Another issue arises from Brainpolice's claim that "...it is true that anarchism of some sort is the radical conclusion of libertarianism." Without agreeing or disagreeing with this statement, I just think it's obvious that justifying this claim would require a much more significant argument than the mere assertion offered here. That seems especially important in order to avoid making the paragraph sound like it's saying, "Some libertarians think anarchism is the real libertarianism, and others think that minarchism is the real libertarianism. Anarchists, though, can't reasonably kick out the minarchists due to popular usage of the terminology, even though anarchism is clearly the real libertarianism and minarchism is stupid."

Finally, I'm not sure if I'm the biggest fan of the structure of the chapter/essay/whatever it is. I think it initially comes off as being the very introduction that it claims not to be at the end, and might do better by moving some of the concluding material to the beginning, or moving some of the beginning material to later parts of the book where the lineages of specific ideas are discussed more in depth. If the purpose of putting some of the historical anecdotes in this portion is to illustrate how now-clashing ideas have been related to each other in the past, I would suggest that perhaps using more modern examples and ideas would better accomplish this goal (i.e., Murray Rothbard vs. F.A. Hayek or Ayn Rand, David Friedman's consequentialism, or Roderick Long vs. Walter Block), as people might be less hesitant in such cases to say, "Well sure Marxism is based on many of the same 18th century ideas as libertarianism, but that doesn't mean they're connected now," than they would be to say, "Well sure Block's thin libertarianism is based on many of the same 20th century ideas as Long's thick libertarianism, but that doesn't mean they're connected now."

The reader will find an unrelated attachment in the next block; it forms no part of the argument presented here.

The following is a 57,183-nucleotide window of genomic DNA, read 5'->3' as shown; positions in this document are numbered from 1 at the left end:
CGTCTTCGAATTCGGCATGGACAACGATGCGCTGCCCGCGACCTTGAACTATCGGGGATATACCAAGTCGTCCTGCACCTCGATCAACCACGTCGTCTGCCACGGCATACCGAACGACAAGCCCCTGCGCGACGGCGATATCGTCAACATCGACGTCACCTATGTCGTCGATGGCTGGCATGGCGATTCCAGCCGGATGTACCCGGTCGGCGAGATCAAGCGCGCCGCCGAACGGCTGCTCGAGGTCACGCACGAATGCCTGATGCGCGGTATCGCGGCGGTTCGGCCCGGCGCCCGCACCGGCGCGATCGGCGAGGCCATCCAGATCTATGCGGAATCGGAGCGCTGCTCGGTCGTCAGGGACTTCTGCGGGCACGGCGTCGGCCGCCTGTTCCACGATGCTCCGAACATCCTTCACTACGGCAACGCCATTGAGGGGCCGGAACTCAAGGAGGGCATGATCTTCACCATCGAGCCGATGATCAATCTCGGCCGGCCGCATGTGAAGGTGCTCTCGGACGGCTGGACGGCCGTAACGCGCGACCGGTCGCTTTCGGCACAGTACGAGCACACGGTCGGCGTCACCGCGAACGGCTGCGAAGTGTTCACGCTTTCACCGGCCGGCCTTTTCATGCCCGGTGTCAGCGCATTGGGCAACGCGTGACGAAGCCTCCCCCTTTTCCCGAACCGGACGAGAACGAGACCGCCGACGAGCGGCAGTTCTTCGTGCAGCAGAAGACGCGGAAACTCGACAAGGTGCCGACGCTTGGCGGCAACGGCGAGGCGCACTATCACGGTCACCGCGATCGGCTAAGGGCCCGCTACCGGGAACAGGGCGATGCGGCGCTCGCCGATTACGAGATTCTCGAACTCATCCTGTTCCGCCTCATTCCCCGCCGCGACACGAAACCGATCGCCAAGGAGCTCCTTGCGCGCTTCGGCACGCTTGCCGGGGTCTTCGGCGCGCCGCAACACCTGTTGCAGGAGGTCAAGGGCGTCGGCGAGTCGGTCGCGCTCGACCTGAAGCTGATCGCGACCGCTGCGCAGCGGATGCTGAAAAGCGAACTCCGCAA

But all in all, I think this was a good start, and I'm definitely excited to read more. I also want to commend Alex for starting this project; this is quite the undertaking, and I think it's fantastic that someone is trying to do something like this. Hopefully these comments will be of some help!

Wait, Since When? (Update: Oh. Since Never.)

Update: I take it all back. See the bottom of this post.

In my current line of work (energy industry research), I come across quite a few government research reports, and generally I need to suspend my Austrian-ness and libertarian-ness as I read them in order to avoid getting frustrated. It's not that they're poorly written; in fact, they tend to be really well researched and thought out, and it's incredibly valuable to have access to them. But as one might gather from this post, there are sometimes little tidbits in them that make me want to pull my hair out. Moreover, they almost never make it a point to mention things like government failure, and are very often ignorantly perfectionist and guilty of the nirvana fallacy.

So I was very surprised to stumble across a report from the Congressional Budget Office, The Economics of Climate Change: A Primer, which described the problem facing policymakers like this:
The Earth’s atmosphere is a global, open-access resource that no one owns, that everyone depends on, and that absorbs emissions from an enormous variety of natural and human activities. As such, it is vulnerable to overuse, and the climate is vulnerable to degradation—a problem known as the tragedy of the commons. The atmosphere’s global nature makes it very difficult for communities and